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Spicilegium Syriacum is a collection of important early Christian documents that provide immense insights into the intellectual perspectives of early Christians, and reveal significant historical details not found elsewhere. Bardesan’s The Book of the Laws of Countries provides unique commentary on the laws of nations around the Mediterranean basin, while Melito’s An Oration of Meliton the Philosopher provides an apologetic for Christianity, and may be extracted from a larger work no longer extant. Ambrose of Alexandria’s Hypomnemata is also an apologetic, though it defends theology associated with Origen, who was deemed a heretic. It may also be an extract from a larger apologetic work. The last and most mysterious text comes from Mara Ben Serapion. It is an epistle that discusses both religious belief and first-century events. Though likely written by a pagan philosopher, it provides key historical insights, was possibly composed in the last quarter of the first century, and may allude to the destruction of the Temple in Jerusalem in AD 70.
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Explore the Syriac tradition further with The Syriac Church and Fathers.
- Features key texts that illuminate early Christian intellectual perspectives
- Presents two second-century apologetic works
- Provides historical details on early Christian doctrinal disputes
- Contains The Epistle of Mara, possibly from the first century, which refers to the destruction of the Temple in Jerusalem in AD 70
- The Book of the Laws of Countries
- An Oration of of Meliton the Philosopher
- The Epistle of Mara, Son of Serapion
- Title: Spicilegium Syriacum: Containing Remains of Bardesan, Meliton, Ambrose, and Mara Bar Serapion
- Authors: Bardesan, Melito of Sardis, Ambrose, and Mara Bar Serapion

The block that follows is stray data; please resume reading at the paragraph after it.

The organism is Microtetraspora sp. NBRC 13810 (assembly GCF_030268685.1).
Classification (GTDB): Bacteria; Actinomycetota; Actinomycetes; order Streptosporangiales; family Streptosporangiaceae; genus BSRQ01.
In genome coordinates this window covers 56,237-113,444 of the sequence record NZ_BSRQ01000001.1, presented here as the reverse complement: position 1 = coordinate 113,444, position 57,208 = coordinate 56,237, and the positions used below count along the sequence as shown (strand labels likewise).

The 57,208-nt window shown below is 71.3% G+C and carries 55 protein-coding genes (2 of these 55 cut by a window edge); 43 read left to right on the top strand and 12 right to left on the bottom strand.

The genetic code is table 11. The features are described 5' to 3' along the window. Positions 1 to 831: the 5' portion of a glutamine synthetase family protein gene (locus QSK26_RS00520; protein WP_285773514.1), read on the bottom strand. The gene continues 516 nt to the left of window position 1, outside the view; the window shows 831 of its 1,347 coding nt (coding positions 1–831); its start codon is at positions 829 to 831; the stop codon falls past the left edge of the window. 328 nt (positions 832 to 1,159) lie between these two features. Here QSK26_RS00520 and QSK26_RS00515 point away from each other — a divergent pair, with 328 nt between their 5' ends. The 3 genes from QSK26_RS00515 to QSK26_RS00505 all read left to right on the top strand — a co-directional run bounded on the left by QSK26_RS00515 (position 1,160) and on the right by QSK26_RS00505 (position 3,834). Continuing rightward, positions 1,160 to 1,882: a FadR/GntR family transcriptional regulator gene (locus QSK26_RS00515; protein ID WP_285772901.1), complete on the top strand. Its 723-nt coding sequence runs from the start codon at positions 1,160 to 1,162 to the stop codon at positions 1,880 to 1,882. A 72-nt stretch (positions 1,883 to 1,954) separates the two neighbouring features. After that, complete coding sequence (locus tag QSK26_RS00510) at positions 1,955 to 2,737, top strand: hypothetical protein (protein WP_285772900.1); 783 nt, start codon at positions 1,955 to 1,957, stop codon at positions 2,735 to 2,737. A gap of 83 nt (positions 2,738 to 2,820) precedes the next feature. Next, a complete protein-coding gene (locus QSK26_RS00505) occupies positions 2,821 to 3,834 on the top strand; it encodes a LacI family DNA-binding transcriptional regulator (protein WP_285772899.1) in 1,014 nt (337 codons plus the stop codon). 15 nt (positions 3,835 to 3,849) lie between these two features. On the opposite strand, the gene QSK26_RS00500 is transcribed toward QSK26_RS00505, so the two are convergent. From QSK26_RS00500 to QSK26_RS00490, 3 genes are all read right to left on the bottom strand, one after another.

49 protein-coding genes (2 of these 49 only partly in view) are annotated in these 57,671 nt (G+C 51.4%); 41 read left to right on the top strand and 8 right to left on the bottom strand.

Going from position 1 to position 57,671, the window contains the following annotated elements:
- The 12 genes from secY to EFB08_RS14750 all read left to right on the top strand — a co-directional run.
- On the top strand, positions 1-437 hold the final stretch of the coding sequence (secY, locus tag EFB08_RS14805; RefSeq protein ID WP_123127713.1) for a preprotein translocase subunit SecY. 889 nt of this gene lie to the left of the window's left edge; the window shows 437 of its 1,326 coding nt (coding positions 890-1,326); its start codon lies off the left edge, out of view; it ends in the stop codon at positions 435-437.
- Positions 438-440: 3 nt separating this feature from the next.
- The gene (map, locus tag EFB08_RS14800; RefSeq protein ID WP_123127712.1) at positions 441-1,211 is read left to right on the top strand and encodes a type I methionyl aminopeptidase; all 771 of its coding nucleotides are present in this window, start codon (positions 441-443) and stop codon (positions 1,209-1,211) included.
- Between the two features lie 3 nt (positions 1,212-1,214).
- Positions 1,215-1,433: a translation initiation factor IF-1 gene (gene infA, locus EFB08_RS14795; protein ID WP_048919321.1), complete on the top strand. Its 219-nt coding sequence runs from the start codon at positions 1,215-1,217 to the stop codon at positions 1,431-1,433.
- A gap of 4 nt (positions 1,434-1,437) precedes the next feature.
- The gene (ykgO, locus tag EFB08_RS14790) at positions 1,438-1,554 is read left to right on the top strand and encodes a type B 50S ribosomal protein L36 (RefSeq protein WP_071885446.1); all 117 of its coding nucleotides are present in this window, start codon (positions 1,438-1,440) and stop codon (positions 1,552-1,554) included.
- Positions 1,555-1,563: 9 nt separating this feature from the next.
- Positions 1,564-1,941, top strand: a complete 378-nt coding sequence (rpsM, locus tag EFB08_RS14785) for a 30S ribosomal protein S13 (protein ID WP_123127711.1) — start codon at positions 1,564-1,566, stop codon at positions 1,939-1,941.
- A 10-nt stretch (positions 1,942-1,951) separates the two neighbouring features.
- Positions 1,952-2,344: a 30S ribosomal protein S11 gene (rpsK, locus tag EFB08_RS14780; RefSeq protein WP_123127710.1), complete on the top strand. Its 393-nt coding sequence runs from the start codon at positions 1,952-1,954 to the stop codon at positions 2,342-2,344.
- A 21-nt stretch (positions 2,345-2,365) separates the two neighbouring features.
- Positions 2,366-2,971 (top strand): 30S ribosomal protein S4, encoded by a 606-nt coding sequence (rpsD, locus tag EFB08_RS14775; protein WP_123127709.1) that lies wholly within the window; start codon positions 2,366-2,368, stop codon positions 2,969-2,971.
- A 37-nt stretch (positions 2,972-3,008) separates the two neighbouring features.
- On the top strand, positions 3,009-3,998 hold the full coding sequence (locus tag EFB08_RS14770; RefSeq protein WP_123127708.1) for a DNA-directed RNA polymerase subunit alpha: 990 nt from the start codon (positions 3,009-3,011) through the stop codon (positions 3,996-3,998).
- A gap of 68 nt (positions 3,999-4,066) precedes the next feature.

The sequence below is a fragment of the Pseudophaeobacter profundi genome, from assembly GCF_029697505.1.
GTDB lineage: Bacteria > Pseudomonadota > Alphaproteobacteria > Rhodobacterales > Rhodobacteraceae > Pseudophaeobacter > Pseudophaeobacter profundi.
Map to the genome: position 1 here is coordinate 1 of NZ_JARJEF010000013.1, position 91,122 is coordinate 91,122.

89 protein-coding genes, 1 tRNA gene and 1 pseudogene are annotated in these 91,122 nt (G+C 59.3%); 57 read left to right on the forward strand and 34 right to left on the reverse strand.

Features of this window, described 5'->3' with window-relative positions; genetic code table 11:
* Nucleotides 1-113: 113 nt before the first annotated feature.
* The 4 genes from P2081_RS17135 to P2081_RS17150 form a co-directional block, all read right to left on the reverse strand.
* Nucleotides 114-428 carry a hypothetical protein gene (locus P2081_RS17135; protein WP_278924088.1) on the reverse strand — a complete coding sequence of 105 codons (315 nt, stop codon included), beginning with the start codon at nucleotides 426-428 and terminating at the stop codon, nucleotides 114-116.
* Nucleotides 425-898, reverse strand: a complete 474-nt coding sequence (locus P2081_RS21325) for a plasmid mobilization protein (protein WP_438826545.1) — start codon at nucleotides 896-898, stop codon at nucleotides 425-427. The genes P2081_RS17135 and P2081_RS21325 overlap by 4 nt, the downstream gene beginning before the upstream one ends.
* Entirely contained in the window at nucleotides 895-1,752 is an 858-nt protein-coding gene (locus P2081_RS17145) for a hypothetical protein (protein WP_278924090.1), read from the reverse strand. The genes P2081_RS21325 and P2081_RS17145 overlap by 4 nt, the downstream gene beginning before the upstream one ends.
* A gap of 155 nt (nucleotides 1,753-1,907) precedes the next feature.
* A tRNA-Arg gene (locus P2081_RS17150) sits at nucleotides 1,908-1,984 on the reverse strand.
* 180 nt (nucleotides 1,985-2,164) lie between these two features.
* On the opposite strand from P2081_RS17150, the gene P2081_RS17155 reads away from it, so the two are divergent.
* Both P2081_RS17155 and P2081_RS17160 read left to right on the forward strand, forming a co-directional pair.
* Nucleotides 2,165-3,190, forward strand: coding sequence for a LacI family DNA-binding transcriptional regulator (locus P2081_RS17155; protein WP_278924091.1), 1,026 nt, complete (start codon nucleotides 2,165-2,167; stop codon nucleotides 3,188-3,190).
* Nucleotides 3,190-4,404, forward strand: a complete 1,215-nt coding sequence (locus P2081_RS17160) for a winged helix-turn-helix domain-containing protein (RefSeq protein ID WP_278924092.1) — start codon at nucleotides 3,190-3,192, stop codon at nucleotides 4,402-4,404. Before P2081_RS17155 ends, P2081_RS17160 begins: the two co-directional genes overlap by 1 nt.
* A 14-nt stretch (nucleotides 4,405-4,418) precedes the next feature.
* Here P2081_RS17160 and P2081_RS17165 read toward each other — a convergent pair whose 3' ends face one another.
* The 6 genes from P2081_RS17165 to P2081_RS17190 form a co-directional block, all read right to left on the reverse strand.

- Translator: William Cureton
- Publisher: Francis & John Rivington
- Publication Date: 1855
- Pages: 185
About the Authors
Bardesan (AD 154–222) was an Assyrian Gnostic and leading second-century intellectual. He was a scientist, astrologer, philosopher, historian, and an expert on India. He was well acquainted with the Roman political elite, and addressed his Against Fate to the emperor Antonius.
Melito of Sardis (died c. AD 180) was the bishop of Sardis, and a highly influential early church leader. He published widely, though most of his work survives in fragments. His celebrated but untitled apology, written in AD 161, was addressed to Marcus Aurelius.
Ambrose of Alexandria(before AD 212–c. 250) was a close disciple of Origen and probably supplied financial support to his teacher. He later became a deacon, and suffered persecution by the emperor Maximinus Thrax in AD 235. All of Origen’s works after AD 218 are dedicated to him.
Mara Bar Serapion (c. AD 100) was a Stoic philosopher from Syria. Originally from Samosata, his only surviving work indicates that his city was destroyed by the Romans and that he was a prisoner at some point. Though he may have been a monotheist, it is believed by most scholars that Serapion was also a pagan.